COMPOSTABLES: Biofoam Made From Styrofoam-Eating Mealworms.

15. March 2022 | Waste, Material, Plastics | via


Biofoam made from styrofoam-eating mealworms. (Credit:

Designer Duo Charlotte Böhning and Mary Lempres of  Doppelgänger have developed a home compostable version of polystyrene foam that is made from the exoskeleton of edible mealworms and breaks down in soil in a couple of weeks. Called Chitofoam, the new biofoam material is shock-absorbent, water-resistant and can be cast or injection-moulded into shape, much like Styrofoam. Chitofoam is derived from the exoskeleton of styrofoam-eating mealworms. “Once the mealworms have reached the end of their life, the designers collect them from the biodigester and extract the chitin from their exoskeletons by treating them with an alkaline solution, in a process known as deacetylation. This powdered chitin derivative called chitosan is then dissolved in citric acid, mixed with a waste-derived biopolymer that the studio is keeping under wraps until its patent application has been granted. Vigorous shaking ultimately gives the mixture its characteristic foamy consistency, which Doppelgänger says is more flexible and elastic than traditional expanded polystyrene while having natural antifungal and antimicrobial properties. As Chitofoam is a thermoplastic it can be melted down and reformed into new products, or placed in soil where it decomposes in two to three weeks.”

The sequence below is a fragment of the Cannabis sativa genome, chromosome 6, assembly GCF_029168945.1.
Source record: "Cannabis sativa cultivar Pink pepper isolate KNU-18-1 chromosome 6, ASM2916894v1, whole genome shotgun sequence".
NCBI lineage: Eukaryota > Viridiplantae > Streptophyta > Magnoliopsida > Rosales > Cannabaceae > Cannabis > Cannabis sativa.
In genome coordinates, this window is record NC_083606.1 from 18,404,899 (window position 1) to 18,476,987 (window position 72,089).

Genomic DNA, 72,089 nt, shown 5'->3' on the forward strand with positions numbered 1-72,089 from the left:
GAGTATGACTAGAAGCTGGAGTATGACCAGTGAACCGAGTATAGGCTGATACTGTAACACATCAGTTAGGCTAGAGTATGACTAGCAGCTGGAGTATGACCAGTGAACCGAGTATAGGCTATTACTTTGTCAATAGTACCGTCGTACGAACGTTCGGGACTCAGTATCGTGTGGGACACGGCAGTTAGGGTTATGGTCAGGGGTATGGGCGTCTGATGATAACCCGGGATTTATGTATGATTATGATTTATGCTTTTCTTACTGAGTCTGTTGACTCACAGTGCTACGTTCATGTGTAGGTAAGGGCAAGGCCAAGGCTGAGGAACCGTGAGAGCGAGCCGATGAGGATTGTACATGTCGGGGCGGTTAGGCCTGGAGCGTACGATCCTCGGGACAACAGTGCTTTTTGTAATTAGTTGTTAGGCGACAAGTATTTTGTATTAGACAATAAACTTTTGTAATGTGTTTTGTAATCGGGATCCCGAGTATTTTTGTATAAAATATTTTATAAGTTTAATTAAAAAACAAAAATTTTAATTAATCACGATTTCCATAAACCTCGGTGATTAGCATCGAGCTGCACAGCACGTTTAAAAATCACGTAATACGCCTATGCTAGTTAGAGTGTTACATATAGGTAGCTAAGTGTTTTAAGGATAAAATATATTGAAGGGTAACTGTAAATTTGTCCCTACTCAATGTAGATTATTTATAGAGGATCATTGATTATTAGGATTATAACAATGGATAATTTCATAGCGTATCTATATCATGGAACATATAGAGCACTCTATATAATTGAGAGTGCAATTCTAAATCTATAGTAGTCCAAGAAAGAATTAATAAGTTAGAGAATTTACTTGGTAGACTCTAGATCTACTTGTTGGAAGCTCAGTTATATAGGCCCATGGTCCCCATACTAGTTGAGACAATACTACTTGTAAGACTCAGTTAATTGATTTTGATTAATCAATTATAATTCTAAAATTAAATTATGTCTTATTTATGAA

How worms could help solve plastic pollution (DW Planet A)